Top creditor China delivers unexpected fiscal demands to U.S. after historic credit downgrade
For months now late-night comedians have joked about China being the United States' largest creditor, more than $1.2 trillion in loans held by that country.
"Here's how bad our credit is now," Jay Leno said this week. "President Obama just asked China for another loan. But they won't give it to him unless his mother-in-law co-signs."
No more jokes now.
Following Friday's unprecedented credit downgrade of the federal government by Standard & Poor's (from AAA to AA+ with a negative outlook), China's official voice, the New China News Agency, demanded Saturday that America "learn to live within its means." And it suggested the U.S. might want to reduce its military defense spending further to make timely payments.
The agency's official commentary added:
China, the largest creditor of the world's sole superpower, has every right now to demand the United States to address its structural debt problems and ensure the safety of China's dollar assets.
Merit aside, Americans are unaccustomed to such demands by other countries. Any national embarrassment or resentment could take the form of further damage to President Obama's job approval, now in the low forties, Americans' sense that the country is on the wrong track, now 66%, and on the Democrat's reelection chances on Nov. 6, 2012.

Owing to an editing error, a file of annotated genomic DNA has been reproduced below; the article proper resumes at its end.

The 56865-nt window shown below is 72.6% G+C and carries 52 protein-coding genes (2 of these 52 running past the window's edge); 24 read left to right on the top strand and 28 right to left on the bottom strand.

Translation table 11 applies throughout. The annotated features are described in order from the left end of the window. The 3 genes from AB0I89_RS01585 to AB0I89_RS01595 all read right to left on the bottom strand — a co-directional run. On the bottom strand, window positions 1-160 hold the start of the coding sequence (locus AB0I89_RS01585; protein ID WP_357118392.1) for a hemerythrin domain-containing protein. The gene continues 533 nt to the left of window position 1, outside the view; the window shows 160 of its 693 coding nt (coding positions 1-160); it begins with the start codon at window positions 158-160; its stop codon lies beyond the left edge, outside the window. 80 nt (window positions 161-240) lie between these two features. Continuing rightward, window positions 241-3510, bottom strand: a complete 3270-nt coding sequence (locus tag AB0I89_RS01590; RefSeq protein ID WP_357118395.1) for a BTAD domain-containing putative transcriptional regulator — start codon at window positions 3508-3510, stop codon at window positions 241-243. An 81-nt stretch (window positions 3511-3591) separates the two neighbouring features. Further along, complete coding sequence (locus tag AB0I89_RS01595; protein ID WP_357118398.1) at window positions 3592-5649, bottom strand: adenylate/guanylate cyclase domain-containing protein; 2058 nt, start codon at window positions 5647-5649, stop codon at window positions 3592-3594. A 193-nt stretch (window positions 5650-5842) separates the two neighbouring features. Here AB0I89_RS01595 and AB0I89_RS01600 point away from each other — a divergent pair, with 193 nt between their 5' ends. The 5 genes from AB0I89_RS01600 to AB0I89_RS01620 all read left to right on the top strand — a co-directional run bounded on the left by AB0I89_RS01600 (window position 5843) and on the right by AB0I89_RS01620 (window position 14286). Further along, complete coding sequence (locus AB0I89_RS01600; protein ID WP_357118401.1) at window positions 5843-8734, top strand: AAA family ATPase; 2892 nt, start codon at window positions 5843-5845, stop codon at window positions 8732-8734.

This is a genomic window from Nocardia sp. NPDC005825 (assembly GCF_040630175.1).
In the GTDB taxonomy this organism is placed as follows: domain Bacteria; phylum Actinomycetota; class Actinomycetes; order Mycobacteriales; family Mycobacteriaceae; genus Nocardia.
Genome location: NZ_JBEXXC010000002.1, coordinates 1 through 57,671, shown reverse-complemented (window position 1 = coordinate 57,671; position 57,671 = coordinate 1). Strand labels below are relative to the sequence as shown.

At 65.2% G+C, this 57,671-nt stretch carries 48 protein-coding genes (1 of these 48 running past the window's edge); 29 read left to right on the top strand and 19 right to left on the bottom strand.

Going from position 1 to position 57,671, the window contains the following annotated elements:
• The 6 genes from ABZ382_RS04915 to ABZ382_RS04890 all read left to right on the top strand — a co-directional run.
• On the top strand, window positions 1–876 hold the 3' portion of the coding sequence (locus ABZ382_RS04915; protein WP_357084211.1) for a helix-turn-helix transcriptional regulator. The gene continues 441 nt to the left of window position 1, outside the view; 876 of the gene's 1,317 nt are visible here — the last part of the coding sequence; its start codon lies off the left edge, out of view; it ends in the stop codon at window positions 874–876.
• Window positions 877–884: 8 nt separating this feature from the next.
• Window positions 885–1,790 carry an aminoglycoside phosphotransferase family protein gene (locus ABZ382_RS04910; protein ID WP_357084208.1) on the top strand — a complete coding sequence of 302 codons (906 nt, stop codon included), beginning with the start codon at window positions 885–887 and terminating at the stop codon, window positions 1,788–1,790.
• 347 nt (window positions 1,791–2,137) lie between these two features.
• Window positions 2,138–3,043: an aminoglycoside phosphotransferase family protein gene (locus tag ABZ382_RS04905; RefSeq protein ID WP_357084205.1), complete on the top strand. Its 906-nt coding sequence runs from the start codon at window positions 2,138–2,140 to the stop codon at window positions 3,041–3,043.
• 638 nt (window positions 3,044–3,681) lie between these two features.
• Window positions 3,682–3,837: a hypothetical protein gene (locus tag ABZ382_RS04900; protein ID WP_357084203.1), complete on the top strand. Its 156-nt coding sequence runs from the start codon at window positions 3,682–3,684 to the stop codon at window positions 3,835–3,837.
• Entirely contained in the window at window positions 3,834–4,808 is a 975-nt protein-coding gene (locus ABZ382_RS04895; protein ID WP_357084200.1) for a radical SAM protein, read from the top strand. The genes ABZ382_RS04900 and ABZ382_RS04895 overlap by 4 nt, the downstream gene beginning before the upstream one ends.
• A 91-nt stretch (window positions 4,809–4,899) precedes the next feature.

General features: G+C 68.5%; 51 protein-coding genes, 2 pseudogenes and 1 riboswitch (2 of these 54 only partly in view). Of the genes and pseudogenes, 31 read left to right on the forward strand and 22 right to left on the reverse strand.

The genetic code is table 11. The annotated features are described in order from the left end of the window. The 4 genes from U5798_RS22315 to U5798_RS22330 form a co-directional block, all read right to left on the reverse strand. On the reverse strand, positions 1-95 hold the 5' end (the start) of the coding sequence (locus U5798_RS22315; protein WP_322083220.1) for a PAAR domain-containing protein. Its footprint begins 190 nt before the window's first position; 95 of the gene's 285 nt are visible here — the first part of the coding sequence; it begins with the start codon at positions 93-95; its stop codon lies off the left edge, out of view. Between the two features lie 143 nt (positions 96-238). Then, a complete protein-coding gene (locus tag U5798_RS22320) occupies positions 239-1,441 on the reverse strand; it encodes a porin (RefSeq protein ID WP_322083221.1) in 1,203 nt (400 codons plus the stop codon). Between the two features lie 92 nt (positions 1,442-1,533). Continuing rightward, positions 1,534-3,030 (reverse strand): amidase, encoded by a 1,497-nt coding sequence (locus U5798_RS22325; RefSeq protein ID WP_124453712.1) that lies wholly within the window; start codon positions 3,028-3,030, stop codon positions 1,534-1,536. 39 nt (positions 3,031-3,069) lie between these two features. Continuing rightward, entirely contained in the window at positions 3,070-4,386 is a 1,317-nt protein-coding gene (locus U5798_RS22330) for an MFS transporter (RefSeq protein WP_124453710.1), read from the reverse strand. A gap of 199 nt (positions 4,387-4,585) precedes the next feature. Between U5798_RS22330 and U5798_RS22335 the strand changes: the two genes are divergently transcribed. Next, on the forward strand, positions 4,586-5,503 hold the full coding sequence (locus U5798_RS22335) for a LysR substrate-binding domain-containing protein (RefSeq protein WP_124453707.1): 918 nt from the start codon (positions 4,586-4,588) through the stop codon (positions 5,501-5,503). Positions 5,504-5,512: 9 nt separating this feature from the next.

No immediate reaction from the White House in the predawn hours of Saturday.
However, in his weekly remarks released minutes ago, the president indicated he may have missed the point of weeks of budget-cutting negotiations, that "while deficit reduction has to be part of our economic strategy, it’s not the only thing we have to do."
Earlier in the week, after he signed the debt ceiling-budget cut plan, the Democrat outlined major new spending programs on infrastructure repairs and clean energy.
After a fundraising trip to Chicago this week and a pair of White House birthday parties for Obama's 50th, the president is spending the weekend at Camp David for a mini-vacation.
Vice President Joe Biden is also taking a few days off. But he is scheduled to depart on a three-nation Asian trip Aug. 16 with stops in Japan, Mongolia and China for meetings with Vice President Xi Jinping, Premier Wen Jiabao and President Hu Jintao.
Perhaps not surprisingly for China, which maintains a running, if sometime unspoken military competition with the United States, the commentary suggested that the giant Asian, loan-holding nation might be right to expect even further major reductions in U.S. defense spending to help pay off its existing debts to China.
The article warned:
If no substantial cuts were made to the U.S. gigantic military expenditure and bloated social welfare costs, the downgrade would prove to be only a prelude to more devastating credit rating cuts, which will further roil the global financial markets.
Let's see if the volatile topic of reducing American military might to suit its Chinese creditors erupts during Thursday's Republican debate in Iowa, in advance of next Saturday's Ames Straw Poll.
-- Andrew Malcolm
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Photo: David Gray / Reuters (Obama greets Chinese Premier Wen Jibao, 2009); Charles Dharapak / Associated Press (Obama poses on China's Great Wall, Nov. 2009).